There was a possibility sevens would be a demonstration sport at the 2012 London Olympics but many sports including sevens were dropped. In Canada and the United States, rugby union evolved into gridiron football. During the late 1800s, the two forms of the game were similar, but numerous rule changes have differentiated the gridiron-based game from its rugby counterpart, introduced by Walter Camp in the United States and John Thrift Meldrum Burnside in Canada. Among unique features of the North American game are the separation of play into downs instead of releasing the ball upon tackling, the requirement that the team with the ball set into a set formation for at least one second before resuming play after a tackle, the allowance for one forward pass from behind the site of the last tackle on each down, the evolution of hard plastic equipment, a smaller and pointier ball, favorable to being passed but makes drop kicks impractical, a smaller and narrower field measured in customary units instead of metric, a distinctive field with lines marked in five-yard intervals.
Rugby league is both a professional and amateur game, administered on a global level by the Rugby League International Federation. In addition to amateur and semi-professional competitions in the United States, Lebanon, Serbia and Australasia, there are two major professional competitions—the Australasian National Rugby League and the Super League. International Rugby League is dominated by Australia and New Zealand. In Papua New Guinea it is the national sport. Other nations from the South Pacific and Europe play in the Pacific Cup and European Cup respectively. Distinctive features common to both rugby codes include the oval ball and throwing the ball forward is not allowed so that players can gain ground only
Paris is the capital and most populous city of France, with an area of 105 square kilometres and an official estimated population of 2,140,526 residents as of 1 January 2019. Since the 17th century, Paris has been one of Europe's major centres of finance, commerce, fashion and the arts; the City of Paris is the centre and seat of government of the Île-de-France, or Paris Region, which has an estimated official 2019 population of 12,213,364, or about 18 percent of the population of France. The Paris Region had a GDP of €681 billion in 2016, accounting for 31 percent of the GDP of France, was the 5th largest region by GDP in the world. According to the Economist Intelligence Unit Worldwide Cost of Living Survey in 2018, Paris was the second most expensive city in the world, after Singapore, ahead of Zurich, Hong Kong and Geneva. Another source ranked Paris as most expensive, on a par with Singapore and Hong-Kong, in 2018; the city is a major rail and air-transport hub served by two international airports: Paris-Charles de Gaulle and Paris-Orly.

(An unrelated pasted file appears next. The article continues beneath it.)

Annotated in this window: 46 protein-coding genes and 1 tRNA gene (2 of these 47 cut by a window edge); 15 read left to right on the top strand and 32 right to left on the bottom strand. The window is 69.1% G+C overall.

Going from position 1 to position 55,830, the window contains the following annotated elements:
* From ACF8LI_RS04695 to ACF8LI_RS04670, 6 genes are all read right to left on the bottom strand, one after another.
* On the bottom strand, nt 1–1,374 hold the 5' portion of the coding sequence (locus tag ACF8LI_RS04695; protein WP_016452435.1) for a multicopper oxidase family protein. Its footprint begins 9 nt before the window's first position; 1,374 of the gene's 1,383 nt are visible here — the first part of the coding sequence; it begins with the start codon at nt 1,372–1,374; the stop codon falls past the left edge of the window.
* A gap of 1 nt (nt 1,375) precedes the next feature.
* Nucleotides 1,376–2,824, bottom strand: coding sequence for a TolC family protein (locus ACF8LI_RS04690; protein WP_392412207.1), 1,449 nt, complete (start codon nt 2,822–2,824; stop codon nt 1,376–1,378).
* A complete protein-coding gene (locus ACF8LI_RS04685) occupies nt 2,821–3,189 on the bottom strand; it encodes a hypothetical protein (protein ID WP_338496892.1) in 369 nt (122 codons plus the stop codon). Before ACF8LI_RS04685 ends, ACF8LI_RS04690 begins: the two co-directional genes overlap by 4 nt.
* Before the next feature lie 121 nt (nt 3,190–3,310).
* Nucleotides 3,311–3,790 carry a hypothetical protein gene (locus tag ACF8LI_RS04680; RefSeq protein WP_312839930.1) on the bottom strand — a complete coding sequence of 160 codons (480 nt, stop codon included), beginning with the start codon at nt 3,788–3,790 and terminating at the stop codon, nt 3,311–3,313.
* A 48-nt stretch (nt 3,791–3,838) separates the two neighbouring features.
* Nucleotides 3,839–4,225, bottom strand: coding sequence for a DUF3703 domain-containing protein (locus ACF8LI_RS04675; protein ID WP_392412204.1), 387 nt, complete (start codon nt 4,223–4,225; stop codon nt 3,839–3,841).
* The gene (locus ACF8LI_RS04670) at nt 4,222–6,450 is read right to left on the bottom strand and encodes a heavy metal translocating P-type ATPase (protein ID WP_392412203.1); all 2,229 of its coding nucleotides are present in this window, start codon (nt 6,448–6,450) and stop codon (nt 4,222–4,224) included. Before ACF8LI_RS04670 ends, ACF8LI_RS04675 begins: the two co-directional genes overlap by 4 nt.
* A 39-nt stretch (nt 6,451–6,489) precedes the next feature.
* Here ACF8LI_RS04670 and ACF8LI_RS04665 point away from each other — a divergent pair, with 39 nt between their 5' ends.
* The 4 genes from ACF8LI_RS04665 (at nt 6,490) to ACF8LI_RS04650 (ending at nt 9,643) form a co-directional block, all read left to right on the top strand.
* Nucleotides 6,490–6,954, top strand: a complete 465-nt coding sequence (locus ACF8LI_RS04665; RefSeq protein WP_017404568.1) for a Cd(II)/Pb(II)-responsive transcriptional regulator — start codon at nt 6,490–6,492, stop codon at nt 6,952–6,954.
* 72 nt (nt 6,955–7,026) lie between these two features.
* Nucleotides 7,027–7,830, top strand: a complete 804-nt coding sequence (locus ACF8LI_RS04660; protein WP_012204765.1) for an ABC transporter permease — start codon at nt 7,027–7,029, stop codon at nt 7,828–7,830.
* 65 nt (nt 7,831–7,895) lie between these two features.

Opened in 1900, the city's subway system, the Paris Métro, serves 5.23 million passengers daily, is the second busiest metro system in Europe after Moscow Metro. Gare du Nord is the 24th busiest railway station in the world, the first located outside Japan, with 262 million passengers in 2015. Paris is known for its museums and architectural landmarks: the Louvre was the most visited art museum in the world in 2018, with 10.2 million visitors. The Musée d'Orsay and Musée de l'Orangerie are noted for their collections of French Impressionist art, the Pompidou Centre Musée National d'Art Moderne has the largest collection of modern and contemporary art in Europe; the historical district along the Seine in the city centre is classified as a UNESCO Heritage Site. Popular landmarks in the centre of the city include the Cathedral of Notre Dame de Paris and the Gothic royal chapel of Sainte-Chapelle, both on the Île de la Cité. Paris received 23 million visitors in 2017, measured by hotel stays, with the largest numbers of foreign visitors coming from the United States, the UK, Germany and China.